Gene Robinson, the first openly gay bishop in the Episcopal Church, has retired. He'll start working with the Center for American Progress, a progressive research and policy organization, on issues of faith and gay rights.
For many years, it didn't occur to Bishop Gene Robinson — the first openly gay bishop in the Episcopal Church — that he might retire before age 72, the mandatory retirement age for Episcopal bishops. But then, in 2010, Mary Glasspool, who is also openly gay, was elected bishop suffragan in the Diocese of Los Angeles and, for the first time, Robinson reconsidered his retirement plans.
Saudi Arabia's King Abdullah, shown last November, has appointed women for the first time to a top advisory body. But in a country where the sexes are strictly segregated, the women will meet in a separate room from the men.
Credit Fayez Nureldine / AFP/Getty Images
Saudi women leave a shopping mall in the capital, Riyadh, on Saturday. King Abdullah has introduced a number of reforms for women during his rule, but they still face many restrictions.
Originally published on Mon January 14, 2013 10:45 am
King Abdullah kept a promise to Saudi Arabia's women last week, when he appointed 30 of them to four-year terms in the new Consultative Assembly, the pseudo-legislature that advises the monarch on laws and regulations.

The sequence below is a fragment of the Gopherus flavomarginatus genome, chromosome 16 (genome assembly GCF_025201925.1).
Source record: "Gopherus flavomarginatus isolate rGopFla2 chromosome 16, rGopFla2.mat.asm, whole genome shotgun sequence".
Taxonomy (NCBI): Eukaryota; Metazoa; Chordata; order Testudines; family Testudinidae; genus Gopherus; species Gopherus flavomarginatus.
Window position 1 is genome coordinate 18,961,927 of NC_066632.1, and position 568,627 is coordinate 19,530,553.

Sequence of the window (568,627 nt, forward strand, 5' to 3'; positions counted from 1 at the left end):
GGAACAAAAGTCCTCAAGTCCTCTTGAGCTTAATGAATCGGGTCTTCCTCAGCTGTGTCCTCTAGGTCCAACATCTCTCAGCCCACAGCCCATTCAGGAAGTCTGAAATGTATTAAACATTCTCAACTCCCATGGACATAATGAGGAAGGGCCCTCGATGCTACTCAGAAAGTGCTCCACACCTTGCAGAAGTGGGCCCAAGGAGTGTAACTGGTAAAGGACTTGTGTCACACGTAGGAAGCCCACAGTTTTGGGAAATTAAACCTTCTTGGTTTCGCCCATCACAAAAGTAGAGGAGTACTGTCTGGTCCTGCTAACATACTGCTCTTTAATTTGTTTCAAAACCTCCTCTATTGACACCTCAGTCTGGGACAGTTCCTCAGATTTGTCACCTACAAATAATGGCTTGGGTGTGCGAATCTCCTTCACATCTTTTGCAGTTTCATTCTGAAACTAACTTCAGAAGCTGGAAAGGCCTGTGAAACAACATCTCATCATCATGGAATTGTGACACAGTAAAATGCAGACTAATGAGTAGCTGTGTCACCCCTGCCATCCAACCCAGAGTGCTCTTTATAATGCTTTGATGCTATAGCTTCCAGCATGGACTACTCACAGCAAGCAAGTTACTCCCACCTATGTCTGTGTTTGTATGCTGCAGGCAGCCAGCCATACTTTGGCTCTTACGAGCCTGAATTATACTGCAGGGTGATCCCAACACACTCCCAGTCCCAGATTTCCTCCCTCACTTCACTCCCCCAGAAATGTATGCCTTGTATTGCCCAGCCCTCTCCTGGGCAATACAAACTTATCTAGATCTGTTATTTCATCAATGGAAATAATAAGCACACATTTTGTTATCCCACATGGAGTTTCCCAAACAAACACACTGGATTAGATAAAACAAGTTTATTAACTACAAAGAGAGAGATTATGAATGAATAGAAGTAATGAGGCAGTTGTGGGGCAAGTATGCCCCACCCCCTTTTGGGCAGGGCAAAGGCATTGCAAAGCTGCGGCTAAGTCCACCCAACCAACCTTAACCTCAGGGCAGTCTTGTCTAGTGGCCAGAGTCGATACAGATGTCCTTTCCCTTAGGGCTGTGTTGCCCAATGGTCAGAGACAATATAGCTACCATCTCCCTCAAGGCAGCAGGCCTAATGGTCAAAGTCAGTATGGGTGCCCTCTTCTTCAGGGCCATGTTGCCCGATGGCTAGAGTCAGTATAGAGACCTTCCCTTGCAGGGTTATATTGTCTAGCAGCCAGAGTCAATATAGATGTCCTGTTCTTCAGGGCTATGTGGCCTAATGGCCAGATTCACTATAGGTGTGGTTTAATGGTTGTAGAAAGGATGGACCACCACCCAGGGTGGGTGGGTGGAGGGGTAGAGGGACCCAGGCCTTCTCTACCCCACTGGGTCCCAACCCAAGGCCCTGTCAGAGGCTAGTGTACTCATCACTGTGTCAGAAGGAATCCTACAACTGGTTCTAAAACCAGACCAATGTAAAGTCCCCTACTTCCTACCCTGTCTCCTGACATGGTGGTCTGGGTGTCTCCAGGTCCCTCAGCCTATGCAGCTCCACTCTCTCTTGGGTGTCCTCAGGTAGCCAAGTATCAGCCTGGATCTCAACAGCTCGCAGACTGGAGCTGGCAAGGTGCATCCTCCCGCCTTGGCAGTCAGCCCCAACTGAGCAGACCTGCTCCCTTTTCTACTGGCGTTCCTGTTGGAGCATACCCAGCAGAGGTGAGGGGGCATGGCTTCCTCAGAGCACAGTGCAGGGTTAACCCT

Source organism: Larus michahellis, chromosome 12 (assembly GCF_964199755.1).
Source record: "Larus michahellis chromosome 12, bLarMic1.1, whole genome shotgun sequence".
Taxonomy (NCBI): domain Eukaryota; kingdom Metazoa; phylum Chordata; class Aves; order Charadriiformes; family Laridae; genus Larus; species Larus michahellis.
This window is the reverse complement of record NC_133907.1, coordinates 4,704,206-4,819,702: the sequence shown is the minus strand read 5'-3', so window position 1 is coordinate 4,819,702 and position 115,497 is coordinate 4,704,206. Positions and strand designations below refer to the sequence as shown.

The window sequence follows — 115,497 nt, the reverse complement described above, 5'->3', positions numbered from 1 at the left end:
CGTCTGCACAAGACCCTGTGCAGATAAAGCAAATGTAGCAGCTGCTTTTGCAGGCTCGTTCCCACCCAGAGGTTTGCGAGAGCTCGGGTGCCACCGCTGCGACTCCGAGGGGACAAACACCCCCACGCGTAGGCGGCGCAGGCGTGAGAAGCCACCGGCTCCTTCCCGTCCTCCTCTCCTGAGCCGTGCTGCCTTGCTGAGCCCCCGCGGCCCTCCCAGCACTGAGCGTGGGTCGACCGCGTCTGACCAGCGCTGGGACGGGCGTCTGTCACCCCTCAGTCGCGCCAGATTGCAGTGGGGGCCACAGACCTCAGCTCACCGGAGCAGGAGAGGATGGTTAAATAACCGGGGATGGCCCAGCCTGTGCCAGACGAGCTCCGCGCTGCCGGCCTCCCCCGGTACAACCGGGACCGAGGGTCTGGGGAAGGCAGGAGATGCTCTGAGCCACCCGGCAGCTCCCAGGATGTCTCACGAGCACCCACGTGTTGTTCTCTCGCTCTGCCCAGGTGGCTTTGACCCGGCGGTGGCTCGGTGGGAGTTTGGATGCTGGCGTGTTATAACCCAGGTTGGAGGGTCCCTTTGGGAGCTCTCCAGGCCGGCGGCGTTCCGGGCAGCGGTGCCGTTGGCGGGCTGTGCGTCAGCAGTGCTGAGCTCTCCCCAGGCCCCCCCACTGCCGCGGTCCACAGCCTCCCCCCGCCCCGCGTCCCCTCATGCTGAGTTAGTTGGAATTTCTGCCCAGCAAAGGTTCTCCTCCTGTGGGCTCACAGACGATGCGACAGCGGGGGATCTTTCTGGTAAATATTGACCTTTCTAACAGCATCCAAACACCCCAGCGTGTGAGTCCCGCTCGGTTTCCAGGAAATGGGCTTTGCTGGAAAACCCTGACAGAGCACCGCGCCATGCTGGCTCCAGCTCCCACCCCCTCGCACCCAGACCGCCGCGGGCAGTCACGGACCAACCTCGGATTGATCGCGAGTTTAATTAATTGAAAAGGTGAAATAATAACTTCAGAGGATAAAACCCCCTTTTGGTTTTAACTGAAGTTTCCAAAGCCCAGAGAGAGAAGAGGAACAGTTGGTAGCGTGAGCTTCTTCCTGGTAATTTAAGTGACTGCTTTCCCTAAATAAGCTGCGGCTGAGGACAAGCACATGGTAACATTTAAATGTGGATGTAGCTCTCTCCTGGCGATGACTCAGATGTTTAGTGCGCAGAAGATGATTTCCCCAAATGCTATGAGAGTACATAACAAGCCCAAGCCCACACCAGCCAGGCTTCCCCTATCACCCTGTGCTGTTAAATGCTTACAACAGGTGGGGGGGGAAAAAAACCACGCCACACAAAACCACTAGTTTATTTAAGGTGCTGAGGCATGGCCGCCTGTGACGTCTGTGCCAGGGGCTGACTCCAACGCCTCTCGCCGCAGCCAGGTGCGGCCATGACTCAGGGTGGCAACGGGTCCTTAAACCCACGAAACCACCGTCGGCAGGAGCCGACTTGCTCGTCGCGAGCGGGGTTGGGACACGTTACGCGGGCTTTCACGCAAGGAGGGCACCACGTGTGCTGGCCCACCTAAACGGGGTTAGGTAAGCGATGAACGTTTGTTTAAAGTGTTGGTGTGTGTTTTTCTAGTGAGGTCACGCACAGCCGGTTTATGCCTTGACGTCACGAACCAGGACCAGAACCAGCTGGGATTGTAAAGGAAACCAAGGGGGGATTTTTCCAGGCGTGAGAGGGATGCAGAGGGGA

As usual with such developments in Saudi Arabia, there is a catch: The women will have to meet in a room separate from the men.
I'm Michel Martin and this is TELL ME MORE from NPR News. Coming up, the ladies of Delta Sigma Theta sorority just celebrated their 100th year. We'll find out just how and why an organization founded by 22 young women on a single college campus a century ago now has a presence around the world.
Finally, yesterday was a big award tonight for Hollywood - "Les Miserables" and "Argo" took home top movie prizes at the 70th annual Golden Globes. And there are a few speeches that people are still talking about.
Here to catch us up and also look ahead with Oscar picks is Sheila Marikar. She is an entertainment reporter and producer with ABC News.com. Sheila, welcome back. Thanks for joining us once again.
This is TELL ME MORE from NPR News. I'm Michel Martin.
Coming up, we'll talk about why the Peace Corps is stepping up its efforts to recruit doctors and nurses to its ranks of people serving in developing countries. That's ahead.
But first, President Barack Obama is just about a week away from being sworn into his second term in office. So we have been looking at some of the unresolved issues from his first four years. Last week, we talk about housing, particularly the foreclosure crisis.
Fried chicken, mac and cheese, and sweet potato pie! Soul food has drawn Americans to the table for generations. But is the greasy goodness doing more harm than good? Byron Hurt tackles the question in his new documentary 'Soul Food Junkies.'
Now, we want to talk about a different kind of service. If you were in Washington, D.C. over the weekend, then you probably saw a sea of ladies wearing red and white - or rather crimson and cream. Those are the colors of the Delta Sigma Theta Sorority, Incorporated. The organization celebrated its centennial over the weekend.
It was founded by students at Howard University in 1913 and the group now has some 900 chapters all over the U.S. and in countries around the world, including Germany, Japan and Korea.